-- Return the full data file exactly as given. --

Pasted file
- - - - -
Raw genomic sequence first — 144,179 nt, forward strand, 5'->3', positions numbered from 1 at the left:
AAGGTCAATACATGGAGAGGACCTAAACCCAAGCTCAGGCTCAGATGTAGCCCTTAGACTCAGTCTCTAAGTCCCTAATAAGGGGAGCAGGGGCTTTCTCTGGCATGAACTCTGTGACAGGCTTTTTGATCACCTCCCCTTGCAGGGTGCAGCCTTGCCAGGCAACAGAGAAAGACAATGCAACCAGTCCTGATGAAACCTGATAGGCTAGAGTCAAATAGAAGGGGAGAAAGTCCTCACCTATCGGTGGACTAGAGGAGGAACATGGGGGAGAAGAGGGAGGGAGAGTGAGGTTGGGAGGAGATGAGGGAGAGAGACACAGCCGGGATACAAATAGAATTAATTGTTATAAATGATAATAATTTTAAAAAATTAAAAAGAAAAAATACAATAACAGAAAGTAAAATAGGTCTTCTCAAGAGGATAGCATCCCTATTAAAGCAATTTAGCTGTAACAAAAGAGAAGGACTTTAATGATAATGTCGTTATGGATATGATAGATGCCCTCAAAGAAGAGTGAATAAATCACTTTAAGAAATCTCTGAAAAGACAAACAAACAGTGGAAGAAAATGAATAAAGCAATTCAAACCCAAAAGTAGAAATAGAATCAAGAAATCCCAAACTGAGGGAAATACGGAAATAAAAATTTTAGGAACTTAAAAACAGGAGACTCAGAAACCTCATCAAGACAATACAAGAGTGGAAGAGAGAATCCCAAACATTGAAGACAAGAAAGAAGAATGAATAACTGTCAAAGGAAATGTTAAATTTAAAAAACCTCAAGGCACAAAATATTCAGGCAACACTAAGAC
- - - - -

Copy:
Raw genomic sequence first — 144,179 nt, forward strand, 5'->3', positions numbered from 1 at the left:
AAGGTCAATACATGGAGAGGACCTAAACCCAAGCTCAGGCTCAGATGTAGCCCTTAGACTCAGTCTCTAAGTCCCTAATAAGGGGAGCAGGGGCTTTCTCTGGCATGAACTCTGTGACAGGCTTTTTGATCACCTCCCCTTGCAGGGTGCAGCCTTGCCAGGCAACAGAGAAAGACAATGCAACCAGTCCTGATGAAACCTGATAGGCTAGAGTCAAATAGAAGGGGAGAAAGTCCTCACCTATCGGTGGACTAGAGGAGGAACATGGGGGAGAAGAGGGAGGGAGAGTGAGGTTGGGAGGAGATGAGGGAGAGAGACACAGCCGGGATACAAATAGAATTAATTGTTATAAATGATAATAATTTTAAAAAATTAAAAAGAAAAAATACAATAACAGAAAGTAAAATAGGTCTTCTCAAGAGGATAGCATCCCTATTAAAGCAATTTAGCTGTAACAAAAGAGAAGGACTTTAATGATAATGTCGTTATGGATATGATAGATGCCCTCAAAGAAGAGTGAATAAATCACTTTAAGAAATCTCTGAAAAGACAAACAAACAGTGGAAGAAAATGAATAAAGCAATTCAAACCCAAAAGTAGAAATAGAATCAAGAAATCCCAAACTGAGGGAAATACGGAAATAAAAATTTTAGGAACTTAAAAACAGGAGACTCAGAAACCTCATCAAGACAATACAAGAGTGGAAGAGAGAATCCCAAACATTGAAGACAAGAAAGAAGAATGAATAACTGTCAAAGGAAATGTTAAATTTAAAAAACCTCAAGGCACAAAATATTCAGGCAACACTAAGAC